Supplement to Statistics Canada's Generic Privacy Impact Assessment related to the Narcotics, Substance Use, and Community Well-Being Initiative
Program managers: Assistant Director, Centre for Social Data Insights and Innovation
Director, Centre for Social Data Insights and Innovation
Director General, Census Subject Matter, Social Insights, Integration and Innovation
Reference to Personal Information Bank (PIB)
In accordance with the Privacy Act, Statistics Canada is developing a new institutional personal information bank (PIB) to describe any personal information obtained from provincial and/or municipal paramedics and police services, health and long-term care agencies, as well as existing narcotics registries, for the purposes of the Statistics Act. The following PIB is proposed for review and registration.
Narcotics, Substance Use, and Community Well-Being Initiative
Description: This bank describes information that is obtained from municipal, provincial, and/or federal police services, paramedic services, and health and long-term care agencies, on the topic of individuals who have experienced problematic substance use or a suspected overdose related to opioids, crystal methamphetamines and other forms of narcotics. Personal information may include: first name, last name, date of birth, age, sex, civic address, postal code, telephone number and provincial health number; and, information related to the suspected over-dose incident including whether the individual was criminally charged, the history of police contacts of individuals identified, treatment received, health care billing information, health care services received and dispensing information for all monitored drugs dispensed.
Class of Individuals: Individuals (including minors) who experienced problematic substance use or a suspected drug overdose from 2015 to the present, as identified by police services, paramedic services, and health and long-term care agencies.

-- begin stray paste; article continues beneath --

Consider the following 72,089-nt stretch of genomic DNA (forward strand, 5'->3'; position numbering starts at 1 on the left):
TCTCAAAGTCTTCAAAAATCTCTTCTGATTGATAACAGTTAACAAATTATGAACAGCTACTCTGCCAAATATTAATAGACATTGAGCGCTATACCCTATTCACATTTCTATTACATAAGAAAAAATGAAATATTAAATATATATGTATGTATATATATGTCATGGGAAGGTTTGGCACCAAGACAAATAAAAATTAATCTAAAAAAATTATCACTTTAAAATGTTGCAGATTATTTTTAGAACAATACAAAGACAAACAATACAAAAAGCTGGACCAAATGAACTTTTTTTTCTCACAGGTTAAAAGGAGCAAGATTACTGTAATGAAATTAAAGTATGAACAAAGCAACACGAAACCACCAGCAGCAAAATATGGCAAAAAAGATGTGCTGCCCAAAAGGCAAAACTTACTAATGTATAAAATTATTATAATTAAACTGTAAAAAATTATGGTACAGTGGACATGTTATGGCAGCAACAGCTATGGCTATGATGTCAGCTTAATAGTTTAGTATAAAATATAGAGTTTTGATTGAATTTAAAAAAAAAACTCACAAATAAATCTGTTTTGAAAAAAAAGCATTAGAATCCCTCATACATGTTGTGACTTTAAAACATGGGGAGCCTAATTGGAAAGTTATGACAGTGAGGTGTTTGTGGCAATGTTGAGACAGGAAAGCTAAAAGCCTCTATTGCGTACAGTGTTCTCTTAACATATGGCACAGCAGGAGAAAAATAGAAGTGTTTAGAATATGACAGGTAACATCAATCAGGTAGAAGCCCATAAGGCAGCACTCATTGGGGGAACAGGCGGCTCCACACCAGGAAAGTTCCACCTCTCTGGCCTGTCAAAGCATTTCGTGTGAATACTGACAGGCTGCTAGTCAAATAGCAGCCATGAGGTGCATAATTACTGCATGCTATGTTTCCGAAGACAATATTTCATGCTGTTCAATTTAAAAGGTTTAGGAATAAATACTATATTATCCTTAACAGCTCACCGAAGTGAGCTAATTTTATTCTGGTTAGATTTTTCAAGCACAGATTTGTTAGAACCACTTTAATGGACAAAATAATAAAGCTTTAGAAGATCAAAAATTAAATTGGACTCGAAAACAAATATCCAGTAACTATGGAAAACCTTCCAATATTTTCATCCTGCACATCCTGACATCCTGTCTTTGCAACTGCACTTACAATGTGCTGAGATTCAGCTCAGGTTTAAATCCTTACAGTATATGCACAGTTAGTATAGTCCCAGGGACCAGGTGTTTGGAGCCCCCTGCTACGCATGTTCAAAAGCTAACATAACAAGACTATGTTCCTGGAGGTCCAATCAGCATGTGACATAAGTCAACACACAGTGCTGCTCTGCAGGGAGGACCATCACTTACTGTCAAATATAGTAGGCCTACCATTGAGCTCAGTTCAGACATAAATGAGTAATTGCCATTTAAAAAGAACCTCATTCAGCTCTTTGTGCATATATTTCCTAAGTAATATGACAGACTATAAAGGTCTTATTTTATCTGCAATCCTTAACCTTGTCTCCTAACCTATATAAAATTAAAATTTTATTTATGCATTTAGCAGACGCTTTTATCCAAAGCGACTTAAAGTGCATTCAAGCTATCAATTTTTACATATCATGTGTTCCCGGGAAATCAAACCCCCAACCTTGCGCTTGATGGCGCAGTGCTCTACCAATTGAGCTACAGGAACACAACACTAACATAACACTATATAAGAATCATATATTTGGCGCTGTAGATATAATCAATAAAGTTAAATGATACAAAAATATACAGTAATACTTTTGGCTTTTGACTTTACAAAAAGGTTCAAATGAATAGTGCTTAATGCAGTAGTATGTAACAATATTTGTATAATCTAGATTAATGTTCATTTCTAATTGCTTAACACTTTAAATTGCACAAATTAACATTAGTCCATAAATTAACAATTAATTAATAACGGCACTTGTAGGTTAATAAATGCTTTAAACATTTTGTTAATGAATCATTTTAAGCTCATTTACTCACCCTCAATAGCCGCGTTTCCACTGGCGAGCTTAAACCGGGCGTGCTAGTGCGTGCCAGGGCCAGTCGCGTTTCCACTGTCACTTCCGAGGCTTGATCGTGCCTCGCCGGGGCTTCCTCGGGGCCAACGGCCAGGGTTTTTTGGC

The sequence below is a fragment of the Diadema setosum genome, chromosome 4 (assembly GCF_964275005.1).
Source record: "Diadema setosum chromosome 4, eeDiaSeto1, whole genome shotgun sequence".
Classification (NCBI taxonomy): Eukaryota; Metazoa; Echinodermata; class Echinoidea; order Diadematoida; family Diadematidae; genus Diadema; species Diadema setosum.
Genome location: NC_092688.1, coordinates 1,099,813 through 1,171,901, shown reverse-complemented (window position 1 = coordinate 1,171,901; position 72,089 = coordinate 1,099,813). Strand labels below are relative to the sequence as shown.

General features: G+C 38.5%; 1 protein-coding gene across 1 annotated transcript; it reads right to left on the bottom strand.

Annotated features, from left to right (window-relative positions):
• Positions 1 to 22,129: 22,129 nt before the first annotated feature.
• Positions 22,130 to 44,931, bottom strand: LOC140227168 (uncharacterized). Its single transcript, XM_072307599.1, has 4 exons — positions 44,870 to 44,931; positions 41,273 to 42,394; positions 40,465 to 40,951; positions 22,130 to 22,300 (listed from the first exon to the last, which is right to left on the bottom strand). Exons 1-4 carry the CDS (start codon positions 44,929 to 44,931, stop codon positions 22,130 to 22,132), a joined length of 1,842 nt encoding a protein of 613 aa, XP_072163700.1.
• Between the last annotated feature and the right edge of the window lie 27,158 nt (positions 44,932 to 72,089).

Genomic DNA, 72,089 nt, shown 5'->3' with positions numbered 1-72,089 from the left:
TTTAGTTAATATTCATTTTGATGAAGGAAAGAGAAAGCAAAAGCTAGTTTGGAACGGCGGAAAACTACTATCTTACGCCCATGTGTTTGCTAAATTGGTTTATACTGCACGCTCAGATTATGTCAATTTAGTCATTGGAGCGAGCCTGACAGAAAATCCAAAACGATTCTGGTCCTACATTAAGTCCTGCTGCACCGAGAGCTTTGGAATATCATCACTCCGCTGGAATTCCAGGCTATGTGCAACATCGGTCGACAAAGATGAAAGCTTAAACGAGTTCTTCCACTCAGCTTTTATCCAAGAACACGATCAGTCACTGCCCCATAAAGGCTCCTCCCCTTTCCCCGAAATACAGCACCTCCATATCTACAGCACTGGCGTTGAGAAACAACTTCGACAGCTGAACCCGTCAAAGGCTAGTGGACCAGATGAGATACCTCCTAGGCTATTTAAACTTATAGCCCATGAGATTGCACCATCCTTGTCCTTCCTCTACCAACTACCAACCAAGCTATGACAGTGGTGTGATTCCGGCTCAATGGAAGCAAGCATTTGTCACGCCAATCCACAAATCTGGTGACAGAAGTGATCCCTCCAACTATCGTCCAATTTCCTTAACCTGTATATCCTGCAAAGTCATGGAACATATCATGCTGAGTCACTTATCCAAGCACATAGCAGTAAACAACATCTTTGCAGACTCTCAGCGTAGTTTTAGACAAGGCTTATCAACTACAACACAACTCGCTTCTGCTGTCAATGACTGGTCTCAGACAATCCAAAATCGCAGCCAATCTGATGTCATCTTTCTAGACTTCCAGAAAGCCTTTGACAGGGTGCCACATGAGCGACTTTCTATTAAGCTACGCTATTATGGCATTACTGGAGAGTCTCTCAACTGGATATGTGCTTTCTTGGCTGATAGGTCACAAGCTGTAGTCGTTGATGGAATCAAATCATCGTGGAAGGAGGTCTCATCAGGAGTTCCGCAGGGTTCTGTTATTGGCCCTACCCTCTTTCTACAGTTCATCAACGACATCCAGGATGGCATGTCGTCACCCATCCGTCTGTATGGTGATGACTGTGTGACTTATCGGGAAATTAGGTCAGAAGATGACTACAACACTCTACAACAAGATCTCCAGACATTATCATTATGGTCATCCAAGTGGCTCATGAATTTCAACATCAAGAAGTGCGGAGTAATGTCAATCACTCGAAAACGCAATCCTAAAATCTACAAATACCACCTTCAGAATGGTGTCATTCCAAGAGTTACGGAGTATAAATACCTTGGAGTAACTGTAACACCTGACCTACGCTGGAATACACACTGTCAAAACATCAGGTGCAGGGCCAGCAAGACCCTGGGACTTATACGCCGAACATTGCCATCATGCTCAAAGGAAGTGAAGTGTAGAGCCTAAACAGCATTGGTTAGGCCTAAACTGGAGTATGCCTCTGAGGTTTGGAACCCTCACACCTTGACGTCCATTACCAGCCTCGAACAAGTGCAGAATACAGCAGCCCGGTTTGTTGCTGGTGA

Purpose: The personal information is used to produce analytical data that will highlight primary risk factors and increase understanding of the population most at-risk of a drug overdose. These results will assist frontline workers and policy and programs makers in the health, justice and employment sectors in identifying potential multi-sectoral interventions. Personal information is collected pursuant to the Statistics Act (Sections 3, 7, 8, 13).
Consistent Uses: The information is used for statistical and research purposes only. Subject to Statistics Canada's Directive on Microdata Linkage, the collected data for this Initiative may be combined with surveys or administrative data sources described in this chapter, including but not limited to the Canadian Coroners and Medical Examiner Information (StatCan PPU 809), T1 Family File (StatCan PPU 111), Census of Population and National Household Survey (StatCan PPU 005) and health data. The identifiable information is required only for the purpose of record linkage to produce more robust analytical output. A research file containing individual records, with no names or other direct identifiers, may be shared with the organisations participating in the Narcotics, Substance Use, and Community Well-Being Initiative under a discretionary disclosure order with the authorization of the data provider for statistical and research purposes, as permitted by the provisions of Subsection 17(2) of the Statistics Act.